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Al Sumait Prize publishes white paper on Education Challenges facing Afrcia

Press release   •   Jul 24, 2017 12:03 UTC

Africa is a continent that is struggling to develop policy and infrastructure in
the face of a booming population. As stated by the United Nations, Africa is the fastest growing region in the world with half of the world’s population projected to be living in Africa by the year 2050. High population growth is especially prevalent in the 48 countries that the United Nations have identified as least developed. Of these 48 countries 27 of these nations are in Africa. With this expanding population the issues of poverty, malnutrition, and access to healthcare and education are the pillars holding the continent back.

As Africa faces challenges relating to a changing climate, food security and an increasing population, education could be the key to unlocking the continent’s future. However, the development of and access to quality education in Africa is still a major challenge due to a variety

of key factors. The reasons behind the challenge of educating the
population are not simple and there is not one reason behind the
barriers to education in Africa. However, access to quality education for all boys and girls is still not a reality for many across the continent, in particular in areas such as the Sub-Sahara.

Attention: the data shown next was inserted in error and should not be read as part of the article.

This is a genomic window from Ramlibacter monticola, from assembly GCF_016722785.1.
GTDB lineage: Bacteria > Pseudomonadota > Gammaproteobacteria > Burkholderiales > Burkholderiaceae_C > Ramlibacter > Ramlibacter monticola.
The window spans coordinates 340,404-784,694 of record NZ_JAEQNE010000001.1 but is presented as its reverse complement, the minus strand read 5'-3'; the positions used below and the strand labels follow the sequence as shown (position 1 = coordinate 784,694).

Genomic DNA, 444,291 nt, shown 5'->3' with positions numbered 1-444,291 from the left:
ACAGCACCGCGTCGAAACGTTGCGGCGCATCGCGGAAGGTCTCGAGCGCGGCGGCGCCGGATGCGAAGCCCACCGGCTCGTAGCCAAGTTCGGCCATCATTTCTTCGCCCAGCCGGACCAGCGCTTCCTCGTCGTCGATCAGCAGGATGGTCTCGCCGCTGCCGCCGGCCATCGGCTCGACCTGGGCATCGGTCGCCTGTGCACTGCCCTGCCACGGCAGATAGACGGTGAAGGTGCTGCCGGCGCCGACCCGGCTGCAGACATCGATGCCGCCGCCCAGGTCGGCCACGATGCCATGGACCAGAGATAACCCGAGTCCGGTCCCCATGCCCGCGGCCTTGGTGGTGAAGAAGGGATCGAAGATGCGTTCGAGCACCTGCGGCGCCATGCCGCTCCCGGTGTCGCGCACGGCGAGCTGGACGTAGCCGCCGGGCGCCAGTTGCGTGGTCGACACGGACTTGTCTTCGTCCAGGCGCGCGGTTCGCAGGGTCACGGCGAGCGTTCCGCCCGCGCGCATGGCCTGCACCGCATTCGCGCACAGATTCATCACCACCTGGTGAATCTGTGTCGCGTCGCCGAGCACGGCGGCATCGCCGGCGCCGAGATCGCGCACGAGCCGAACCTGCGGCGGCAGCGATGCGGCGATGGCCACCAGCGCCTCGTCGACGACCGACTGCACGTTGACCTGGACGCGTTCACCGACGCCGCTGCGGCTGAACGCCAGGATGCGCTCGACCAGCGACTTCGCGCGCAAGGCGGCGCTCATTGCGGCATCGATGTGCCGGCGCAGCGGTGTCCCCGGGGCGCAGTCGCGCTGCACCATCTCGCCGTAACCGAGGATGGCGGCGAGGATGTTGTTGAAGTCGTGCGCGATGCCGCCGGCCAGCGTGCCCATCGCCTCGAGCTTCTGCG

The United Nations Sustainable Development Goals were formed in 2015 to address a range of world issues including education. The aim of the education specific goal is to ensure that by the year 2030 “all boys and girls around the world complete free, equitable and quality primary and secondary education”. Figures by the United Nations show that whilst the rates of enrolment in primary education in developing countries have reached 91 per cent, 57 million children around the world are not attending school. Half of the world’s children who have not enrolled to attend school live in Sub-Saharan Africa. It is estimated that 50 per cent primary school aged children who are not in school live in areas affected by conflict. Of the 103 million young people who do not possess basic literacy skills such as the ability to read or write, 60 per cent are women

Kuwait's Al-Sumait Prizes are a set of annual awards designed to honor significant advances in the fields of food security, health and education in Africa. Administered by the Kuwait Foundation for the Advancement of Sciences (KFAS) and a Board of Trustees, the awards celebrate the work and accomplishments of Dr. Abdulrahman Al-Sumait, a Kuwaiti physician who spent his lifetime helping the poor in Africa in the field of health and education. The objective of the prizes is to recognize best studies, scientific projects, applied research, and innovative initiatives that have a significant impact and lasting influence on advancing progress to economic and social development in Africa.

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